Can cannabis protect people from COVID? Buzzy studies can’t say.
Preliminary research shows that very high, pure concentrations of CBD could hamper SARS-CoV-2.
Another study has been published linking cannabis with protective effects against COVID-19, two weeks after similarly buzzy-but-limited research indicated hemp might ward off the virus, too. But once again these results are preliminary and without evidence in living human subjects. They do not mean that smoking marijuana will protect you against SARS-CoV-2 infection.
A large team of researchers conducted experiments on human lung cells and on live mice to see how different cannabis compounds affected the infectivity of SARS-CoV-2. They found that cannabidiol, the non-psychoactive compound also known as CBD, and one of its metabolites, 7-OH-CBD, seem to hamper infection. These compounds hinder the coronavirus from hijacking host cell machinery, which it uses to replicate its genetic material. The new paper was published last week in Science Advances.
Despite the hype, it is still too early to say whether any cannabis products could prevent COVID in living humans. No clinical trials have been performed yet, and results in lab models like lung cell samples or mice do not necessarily translate to human hosts.
“Our findings do not say this will work in patients. Our findings make a strong case for a clinical trial,” University of Chicago biologist and senior author of the new study, Marsha Rosner, told Reuters. And despite a statistical analysis that showed that people with a CBD prescription tested positive for COVID-19 at lower rates than those without, that still does not mean anything conclusive. Correlation is not causation—showing these compounds have a real protective effect will require an experiment complete with controls. “I know my message is not something people want to hear,” Rosner added.
These same caveats can also be applied to a similar, previous study that said two natural hemp compounds, cannabigerolic acid (CBGA) and cannabidiolic acid (CBDA), can prevent coronaviruses from binding to cells. That news spurred jokes on late night talk shows, and plenty of celebratory viral tweets about the benefits of smoking marijuana. But there’s no evidence that those hemp compounds are protective in human immune systems, and they cannot be ingested by smoking.
[Related: No, smoking weed will not protect you against COVID-19]
Even the authors of the more recent study acknowledge that these results are preliminary, and that turning to CBD products to prevent coronavirus infection is likely futile.
“We don’t want people running out taking random cannabinoids,” Rosner told STAT News.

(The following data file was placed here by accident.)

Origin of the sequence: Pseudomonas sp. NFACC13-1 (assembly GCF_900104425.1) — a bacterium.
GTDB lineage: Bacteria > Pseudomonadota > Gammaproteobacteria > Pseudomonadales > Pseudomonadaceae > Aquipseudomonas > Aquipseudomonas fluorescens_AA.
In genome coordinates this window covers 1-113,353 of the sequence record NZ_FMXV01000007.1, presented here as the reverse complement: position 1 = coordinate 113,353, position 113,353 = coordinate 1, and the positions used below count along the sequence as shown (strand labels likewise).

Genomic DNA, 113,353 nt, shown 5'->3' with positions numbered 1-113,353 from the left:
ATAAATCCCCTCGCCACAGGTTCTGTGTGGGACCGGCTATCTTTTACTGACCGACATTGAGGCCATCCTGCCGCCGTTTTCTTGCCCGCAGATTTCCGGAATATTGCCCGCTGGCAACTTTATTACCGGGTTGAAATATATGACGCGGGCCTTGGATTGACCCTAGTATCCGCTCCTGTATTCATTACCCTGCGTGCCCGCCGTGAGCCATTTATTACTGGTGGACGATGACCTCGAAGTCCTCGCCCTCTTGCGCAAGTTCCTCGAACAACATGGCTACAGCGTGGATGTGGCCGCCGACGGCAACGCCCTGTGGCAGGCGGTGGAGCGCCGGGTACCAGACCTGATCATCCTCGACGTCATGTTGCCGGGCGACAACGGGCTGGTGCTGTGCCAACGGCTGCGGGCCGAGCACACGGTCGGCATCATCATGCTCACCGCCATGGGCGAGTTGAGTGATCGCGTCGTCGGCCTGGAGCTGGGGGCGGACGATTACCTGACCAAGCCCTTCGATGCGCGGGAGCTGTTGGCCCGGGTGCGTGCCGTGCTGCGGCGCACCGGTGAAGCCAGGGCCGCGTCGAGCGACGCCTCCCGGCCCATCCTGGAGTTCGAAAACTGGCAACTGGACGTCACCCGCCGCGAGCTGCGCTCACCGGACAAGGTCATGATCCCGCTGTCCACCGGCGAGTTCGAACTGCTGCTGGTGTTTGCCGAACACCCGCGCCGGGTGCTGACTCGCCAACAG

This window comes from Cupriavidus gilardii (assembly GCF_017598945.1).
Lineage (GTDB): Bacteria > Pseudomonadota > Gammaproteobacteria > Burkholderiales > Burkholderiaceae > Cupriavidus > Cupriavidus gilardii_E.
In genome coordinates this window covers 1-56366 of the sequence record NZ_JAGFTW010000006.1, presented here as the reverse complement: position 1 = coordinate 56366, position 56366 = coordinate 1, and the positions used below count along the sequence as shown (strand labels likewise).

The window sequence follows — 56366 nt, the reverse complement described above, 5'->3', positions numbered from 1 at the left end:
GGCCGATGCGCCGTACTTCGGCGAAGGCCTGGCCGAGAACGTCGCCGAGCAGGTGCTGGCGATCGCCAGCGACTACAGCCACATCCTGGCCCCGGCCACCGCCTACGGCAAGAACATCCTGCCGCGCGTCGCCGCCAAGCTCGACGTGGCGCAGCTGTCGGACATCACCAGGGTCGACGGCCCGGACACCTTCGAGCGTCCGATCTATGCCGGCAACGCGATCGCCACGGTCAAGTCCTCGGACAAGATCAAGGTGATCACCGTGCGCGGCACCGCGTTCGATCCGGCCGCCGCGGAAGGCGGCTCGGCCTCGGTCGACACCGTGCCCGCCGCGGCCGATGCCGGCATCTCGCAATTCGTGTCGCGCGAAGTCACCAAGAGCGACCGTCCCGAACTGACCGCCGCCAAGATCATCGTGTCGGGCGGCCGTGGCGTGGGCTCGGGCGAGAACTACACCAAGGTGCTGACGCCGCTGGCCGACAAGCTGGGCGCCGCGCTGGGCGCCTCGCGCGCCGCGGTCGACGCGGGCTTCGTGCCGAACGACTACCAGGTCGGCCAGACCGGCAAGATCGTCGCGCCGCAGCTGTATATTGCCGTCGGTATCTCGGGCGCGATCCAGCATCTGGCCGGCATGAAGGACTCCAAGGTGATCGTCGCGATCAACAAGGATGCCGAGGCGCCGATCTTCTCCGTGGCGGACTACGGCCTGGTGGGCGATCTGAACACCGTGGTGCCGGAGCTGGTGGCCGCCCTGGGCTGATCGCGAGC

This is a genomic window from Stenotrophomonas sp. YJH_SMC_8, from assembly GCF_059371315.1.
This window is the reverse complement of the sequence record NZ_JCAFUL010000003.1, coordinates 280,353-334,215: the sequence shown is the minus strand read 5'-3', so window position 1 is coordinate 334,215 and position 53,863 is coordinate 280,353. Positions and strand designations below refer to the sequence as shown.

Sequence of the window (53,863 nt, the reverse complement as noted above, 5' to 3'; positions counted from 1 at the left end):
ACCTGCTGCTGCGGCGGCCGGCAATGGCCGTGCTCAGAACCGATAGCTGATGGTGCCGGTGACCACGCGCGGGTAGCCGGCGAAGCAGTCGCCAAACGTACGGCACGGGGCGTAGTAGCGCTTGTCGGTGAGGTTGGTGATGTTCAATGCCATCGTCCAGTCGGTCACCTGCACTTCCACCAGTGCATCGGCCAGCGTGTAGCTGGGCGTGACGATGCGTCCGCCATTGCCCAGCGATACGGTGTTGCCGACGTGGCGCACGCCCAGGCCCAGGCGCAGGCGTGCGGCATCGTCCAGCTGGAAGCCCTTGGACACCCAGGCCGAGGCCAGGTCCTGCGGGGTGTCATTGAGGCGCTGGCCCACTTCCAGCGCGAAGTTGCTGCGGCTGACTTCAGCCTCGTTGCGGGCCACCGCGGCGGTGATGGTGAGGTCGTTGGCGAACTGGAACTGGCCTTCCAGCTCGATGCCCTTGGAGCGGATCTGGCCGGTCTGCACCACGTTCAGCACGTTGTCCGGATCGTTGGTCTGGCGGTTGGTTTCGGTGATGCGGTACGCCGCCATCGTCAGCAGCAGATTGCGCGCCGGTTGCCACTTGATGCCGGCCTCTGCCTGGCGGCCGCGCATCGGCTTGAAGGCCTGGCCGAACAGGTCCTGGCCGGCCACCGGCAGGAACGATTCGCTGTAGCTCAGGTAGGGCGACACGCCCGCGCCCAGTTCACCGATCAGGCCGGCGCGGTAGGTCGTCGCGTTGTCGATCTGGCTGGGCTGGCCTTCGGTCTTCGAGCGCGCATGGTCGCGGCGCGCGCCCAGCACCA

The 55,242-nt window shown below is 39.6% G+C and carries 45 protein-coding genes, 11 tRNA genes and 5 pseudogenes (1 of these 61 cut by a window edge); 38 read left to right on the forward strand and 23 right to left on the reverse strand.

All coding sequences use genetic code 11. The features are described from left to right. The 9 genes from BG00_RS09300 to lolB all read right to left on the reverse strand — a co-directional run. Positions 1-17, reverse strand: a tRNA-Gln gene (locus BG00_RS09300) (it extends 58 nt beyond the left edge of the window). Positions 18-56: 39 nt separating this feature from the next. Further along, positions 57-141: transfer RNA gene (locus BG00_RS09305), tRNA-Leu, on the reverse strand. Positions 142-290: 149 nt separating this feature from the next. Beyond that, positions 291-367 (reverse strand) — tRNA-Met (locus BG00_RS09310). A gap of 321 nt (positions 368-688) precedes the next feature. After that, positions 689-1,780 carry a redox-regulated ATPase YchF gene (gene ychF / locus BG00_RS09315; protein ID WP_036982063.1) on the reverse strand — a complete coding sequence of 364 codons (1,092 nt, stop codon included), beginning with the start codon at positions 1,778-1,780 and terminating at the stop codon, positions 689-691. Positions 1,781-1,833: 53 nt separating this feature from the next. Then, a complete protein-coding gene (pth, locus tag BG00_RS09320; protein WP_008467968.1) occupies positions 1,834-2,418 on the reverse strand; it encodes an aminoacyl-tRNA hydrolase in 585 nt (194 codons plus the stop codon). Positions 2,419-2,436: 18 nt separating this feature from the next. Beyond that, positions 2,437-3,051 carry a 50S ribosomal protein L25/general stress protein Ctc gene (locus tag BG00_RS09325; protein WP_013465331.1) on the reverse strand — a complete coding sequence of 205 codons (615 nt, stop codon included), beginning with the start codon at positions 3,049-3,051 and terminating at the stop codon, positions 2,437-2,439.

In their paper, the team emphasized that the COVID-blocking effects of CBD were confined strictly to “high purity CBD” in high concentrations. Also, any inclusion of tetrahydrocannabinol, the psychoactive cannabis compound THC, counteracts whatever benefits CBD may provide. That’s further indication smoking marijuana or consuming other CBD products are unlikely to help against infection.
These new studies are coming out at a time when the Food and Drug Administration is struggling to police the burgeoning cannabis market. CBD products have grown exponentially in both supply and demand over the last few years. The FDA mandates that any CBD products touting medical benefits must cite validated clinical trial data, but those regulations are difficult to enforce—many vendors circumvent this by marketing their wares as dietary supplements.
“These kinds of studies are what these companies look for to promote their products—that’s the scary part,” Jeanette Contreras, director of health policy at the National Consumers League, which runs a campaign called Consumers for Safe CBD, told STAT News. “This gives them more fuel to make false claims about their products.”
Like with any potential medical remedy, the jury will be out until scientists conduct clinical trials, which Rosner is eager to see get off the ground, she said in a statement. “Especially as we are seeing that the pandemic is still nowhere near the end—determining whether this generally safe, well-tolerated, and non-psychoactive cannabinoid might have antiviral effects against COVID-19 is of critical importance.”
Rosner added that even if CBD gives protective benefits to people, it is no substitute for boosting your immune system with vaccinations, or taking proper precautionary measures. She told VICE: “What we don’t want… is people just running out and thinking, ‘I can take CBD, and then I don’t have to get vaccinated or I don’t have to be masked…This is what we really don’t want to see.”